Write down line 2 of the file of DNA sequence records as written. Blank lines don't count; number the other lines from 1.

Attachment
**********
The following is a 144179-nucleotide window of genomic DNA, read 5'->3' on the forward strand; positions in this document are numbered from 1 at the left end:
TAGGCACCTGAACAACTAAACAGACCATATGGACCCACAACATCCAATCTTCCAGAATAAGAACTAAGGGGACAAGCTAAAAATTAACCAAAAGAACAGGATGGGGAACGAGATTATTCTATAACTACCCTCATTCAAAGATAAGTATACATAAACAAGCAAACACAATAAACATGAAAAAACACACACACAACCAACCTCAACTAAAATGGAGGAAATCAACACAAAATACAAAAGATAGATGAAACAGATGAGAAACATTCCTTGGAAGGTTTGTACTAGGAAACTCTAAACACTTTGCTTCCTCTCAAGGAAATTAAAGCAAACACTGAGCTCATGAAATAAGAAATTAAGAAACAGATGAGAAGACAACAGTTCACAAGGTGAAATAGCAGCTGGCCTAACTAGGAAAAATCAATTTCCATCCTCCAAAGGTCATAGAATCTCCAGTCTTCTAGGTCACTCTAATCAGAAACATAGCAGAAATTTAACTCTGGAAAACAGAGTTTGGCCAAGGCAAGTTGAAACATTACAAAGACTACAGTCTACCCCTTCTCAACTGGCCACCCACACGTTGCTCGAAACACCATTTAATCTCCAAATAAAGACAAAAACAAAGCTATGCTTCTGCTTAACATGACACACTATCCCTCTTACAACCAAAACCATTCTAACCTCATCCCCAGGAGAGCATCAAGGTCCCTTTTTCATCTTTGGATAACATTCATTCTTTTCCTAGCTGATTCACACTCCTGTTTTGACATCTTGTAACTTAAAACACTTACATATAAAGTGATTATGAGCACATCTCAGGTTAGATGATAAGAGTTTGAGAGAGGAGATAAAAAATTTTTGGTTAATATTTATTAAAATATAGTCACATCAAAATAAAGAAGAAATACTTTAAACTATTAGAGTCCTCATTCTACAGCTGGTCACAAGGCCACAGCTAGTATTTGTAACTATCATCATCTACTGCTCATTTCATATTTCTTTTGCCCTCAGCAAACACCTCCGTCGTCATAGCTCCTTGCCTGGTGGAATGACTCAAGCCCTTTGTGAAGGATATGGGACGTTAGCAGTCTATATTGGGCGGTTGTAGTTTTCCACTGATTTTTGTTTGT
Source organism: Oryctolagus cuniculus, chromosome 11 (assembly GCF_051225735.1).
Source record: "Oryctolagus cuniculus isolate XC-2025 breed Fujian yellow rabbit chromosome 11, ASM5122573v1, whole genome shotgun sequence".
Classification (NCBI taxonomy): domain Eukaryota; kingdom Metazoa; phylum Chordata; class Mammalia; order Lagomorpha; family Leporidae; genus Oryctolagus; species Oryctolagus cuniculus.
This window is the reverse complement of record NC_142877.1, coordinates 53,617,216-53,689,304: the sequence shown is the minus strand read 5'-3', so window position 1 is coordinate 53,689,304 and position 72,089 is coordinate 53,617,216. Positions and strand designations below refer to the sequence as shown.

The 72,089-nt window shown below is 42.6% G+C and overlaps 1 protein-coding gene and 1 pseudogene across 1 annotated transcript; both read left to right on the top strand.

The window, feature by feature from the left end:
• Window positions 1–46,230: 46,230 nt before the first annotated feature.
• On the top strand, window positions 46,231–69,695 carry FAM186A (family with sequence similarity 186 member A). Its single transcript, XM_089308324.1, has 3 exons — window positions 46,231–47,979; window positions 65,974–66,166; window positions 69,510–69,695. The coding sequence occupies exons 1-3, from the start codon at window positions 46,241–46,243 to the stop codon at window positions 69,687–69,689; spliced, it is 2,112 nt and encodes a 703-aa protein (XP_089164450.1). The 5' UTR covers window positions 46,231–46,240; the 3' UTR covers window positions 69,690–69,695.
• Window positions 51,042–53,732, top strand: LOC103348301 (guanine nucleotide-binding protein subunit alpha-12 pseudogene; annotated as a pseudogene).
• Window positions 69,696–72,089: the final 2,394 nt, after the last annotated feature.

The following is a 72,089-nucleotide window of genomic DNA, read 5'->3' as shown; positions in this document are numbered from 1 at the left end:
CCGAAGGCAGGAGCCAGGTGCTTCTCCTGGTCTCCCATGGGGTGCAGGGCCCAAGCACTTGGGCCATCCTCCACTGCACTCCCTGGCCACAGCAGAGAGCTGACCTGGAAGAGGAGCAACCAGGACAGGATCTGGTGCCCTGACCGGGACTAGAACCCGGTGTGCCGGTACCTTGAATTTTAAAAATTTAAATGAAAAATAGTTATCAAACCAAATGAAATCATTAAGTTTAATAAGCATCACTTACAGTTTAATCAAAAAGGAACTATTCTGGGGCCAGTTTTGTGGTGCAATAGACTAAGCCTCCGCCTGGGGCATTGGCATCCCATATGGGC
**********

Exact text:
TAGGCACCTGAACAACTAAACAGACCATATGGACCCACAACATCCAATCTTCCAGAATAAGAACTAAGGGGACAAGCTAAAAATTAACCAAAAGAACAGGATGGGGAACGAGATTATTCTATAACTACCCTCATTCAAAGATAAGTATACATAAACAAGCAAACACAATAAACATGAAAAAACACACACACAACCAACCTCAACTAAAATGGAGGAAATCAACACAAAATACAAAAGATAGATGAAACAGATGAGAAACATTCCTTGGAAGGTTTGTACTAGGAAACTCTAAACACTTTGCTTCCTCTCAAGGAAATTAAAGCAAACACTGAGCTCATGAAATAAGAAATTAAGAAACAGATGAGAAGACAACAGTTCACAAGGTGAAATAGCAGCTGGCCTAACTAGGAAAAATCAATTTCCATCCTCCAAAGGTCATAGAATCTCCAGTCTTCTAGGTCACTCTAATCAGAAACATAGCAGAAATTTAACTCTGGAAAACAGAGTTTGGCCAAGGCAAGTTGAAACATTACAAAGACTACAGTCTACCCCTTCTCAACTGGCCACCCACACGTTGCTCGAAACACCATTTAATCTCCAAATAAAGACAAAAACAAAGCTATGCTTCTGCTTAACATGACACACTATCCCTCTTACAACCAAAACCATTCTAACCTCATCCCCAGGAGAGCATCAAGGTCCCTTTTTCATCTTTGGATAACATTCATTCTTTTCCTAGCTGATTCACACTCCTGTTTTGACATCTTGTAACTTAAAACACTTACATATAAAGTGATTATGAGCACATCTCAGGTTAGATGATAAGAGTTTGAGAGAGGAGATAAAAAATTTTTGGTTAATATTTATTAAAATATAGTCACATCAAAATAAAGAAGAAATACTTTAAACTATTAGAGTCCTCATTCTACAGCTGGTCACAAGGCCACAGCTAGTATTTGTAACTATCATCATCTACTGCTCATTTCATATTTCTTTTGCCCTCAGCAAACACCTCCGTCGTCATAGCTCCTTGCCTGGTGGAATGACTCAAGCCCTTTGTGAAGGATATGGGACGTTAGCAGTCTATATTGGGCGGTTGTAGTTTTCCACTGATTTTTGTTTGT